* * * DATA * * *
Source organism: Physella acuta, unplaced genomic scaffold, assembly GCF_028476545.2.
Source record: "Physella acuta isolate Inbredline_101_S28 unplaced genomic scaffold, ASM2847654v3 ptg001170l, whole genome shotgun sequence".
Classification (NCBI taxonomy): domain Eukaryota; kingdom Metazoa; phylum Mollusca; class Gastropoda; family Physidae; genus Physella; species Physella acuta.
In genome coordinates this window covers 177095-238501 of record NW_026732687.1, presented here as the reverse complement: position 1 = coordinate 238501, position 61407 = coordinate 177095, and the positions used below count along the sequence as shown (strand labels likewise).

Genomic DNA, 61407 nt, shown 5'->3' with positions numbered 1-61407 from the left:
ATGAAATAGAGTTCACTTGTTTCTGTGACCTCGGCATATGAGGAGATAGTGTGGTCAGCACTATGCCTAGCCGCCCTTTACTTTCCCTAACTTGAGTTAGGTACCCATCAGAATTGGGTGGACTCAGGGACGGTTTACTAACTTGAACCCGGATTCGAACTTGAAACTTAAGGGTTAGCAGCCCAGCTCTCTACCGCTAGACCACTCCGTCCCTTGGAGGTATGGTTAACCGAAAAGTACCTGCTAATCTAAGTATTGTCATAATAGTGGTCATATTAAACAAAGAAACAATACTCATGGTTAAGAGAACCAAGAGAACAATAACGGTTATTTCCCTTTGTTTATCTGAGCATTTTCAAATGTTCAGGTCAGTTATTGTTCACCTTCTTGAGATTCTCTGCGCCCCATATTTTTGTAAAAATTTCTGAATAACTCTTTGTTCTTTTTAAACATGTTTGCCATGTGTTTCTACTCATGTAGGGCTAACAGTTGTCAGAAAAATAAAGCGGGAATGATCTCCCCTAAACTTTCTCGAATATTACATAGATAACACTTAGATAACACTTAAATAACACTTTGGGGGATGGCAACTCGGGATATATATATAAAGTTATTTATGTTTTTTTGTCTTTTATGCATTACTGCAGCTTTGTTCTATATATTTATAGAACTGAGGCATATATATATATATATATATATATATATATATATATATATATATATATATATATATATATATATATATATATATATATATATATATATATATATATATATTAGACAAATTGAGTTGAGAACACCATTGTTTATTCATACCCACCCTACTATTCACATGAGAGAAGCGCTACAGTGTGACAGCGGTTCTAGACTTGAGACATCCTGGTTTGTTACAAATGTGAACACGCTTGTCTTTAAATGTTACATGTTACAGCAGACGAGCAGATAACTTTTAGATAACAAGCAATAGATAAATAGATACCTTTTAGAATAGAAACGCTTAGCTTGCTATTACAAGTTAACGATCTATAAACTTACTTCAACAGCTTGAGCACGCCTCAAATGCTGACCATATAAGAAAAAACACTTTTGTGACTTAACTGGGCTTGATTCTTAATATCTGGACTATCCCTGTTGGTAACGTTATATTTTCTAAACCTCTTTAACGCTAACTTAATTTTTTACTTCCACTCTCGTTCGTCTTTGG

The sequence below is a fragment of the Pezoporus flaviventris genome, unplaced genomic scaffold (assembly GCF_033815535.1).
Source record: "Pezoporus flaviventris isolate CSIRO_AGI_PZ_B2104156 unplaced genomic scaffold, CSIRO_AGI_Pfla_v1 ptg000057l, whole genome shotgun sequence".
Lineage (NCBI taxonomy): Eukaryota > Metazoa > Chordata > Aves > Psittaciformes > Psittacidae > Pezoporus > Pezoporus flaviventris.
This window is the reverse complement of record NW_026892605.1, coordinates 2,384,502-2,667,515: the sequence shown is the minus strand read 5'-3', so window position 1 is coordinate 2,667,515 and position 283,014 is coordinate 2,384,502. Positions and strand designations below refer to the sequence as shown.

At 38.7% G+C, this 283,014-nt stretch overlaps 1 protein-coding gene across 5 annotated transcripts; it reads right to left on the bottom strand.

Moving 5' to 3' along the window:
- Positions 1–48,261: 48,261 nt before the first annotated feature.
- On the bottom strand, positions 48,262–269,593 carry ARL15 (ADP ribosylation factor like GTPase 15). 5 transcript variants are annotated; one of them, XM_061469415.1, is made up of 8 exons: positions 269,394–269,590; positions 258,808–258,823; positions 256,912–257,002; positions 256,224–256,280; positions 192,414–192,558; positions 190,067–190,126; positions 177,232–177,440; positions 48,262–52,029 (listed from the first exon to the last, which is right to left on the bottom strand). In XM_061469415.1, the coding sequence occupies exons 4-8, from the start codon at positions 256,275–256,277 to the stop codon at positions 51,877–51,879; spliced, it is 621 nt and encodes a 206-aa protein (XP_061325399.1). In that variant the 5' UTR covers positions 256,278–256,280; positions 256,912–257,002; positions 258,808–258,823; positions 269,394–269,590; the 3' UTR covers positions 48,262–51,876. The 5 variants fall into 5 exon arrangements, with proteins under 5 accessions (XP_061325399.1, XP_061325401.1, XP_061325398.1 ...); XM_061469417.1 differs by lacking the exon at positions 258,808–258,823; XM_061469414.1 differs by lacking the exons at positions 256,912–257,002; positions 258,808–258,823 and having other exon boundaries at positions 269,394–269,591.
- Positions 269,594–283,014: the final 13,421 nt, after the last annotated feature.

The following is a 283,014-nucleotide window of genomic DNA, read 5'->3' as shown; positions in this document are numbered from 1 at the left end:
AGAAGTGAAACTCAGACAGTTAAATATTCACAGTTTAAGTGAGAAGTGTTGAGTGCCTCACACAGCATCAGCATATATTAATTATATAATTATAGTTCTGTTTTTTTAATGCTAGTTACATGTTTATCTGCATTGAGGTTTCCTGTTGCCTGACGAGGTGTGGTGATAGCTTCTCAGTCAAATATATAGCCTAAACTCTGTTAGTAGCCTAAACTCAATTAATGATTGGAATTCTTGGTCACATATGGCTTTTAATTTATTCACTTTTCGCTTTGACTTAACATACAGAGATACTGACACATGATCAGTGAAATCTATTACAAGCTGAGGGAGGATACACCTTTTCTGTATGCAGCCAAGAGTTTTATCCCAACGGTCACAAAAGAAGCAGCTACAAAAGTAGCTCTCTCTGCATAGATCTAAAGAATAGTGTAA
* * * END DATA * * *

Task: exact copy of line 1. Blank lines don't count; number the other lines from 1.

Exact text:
Source organism: Physella acuta, unplaced genomic scaffold, assembly GCF_028476545.2.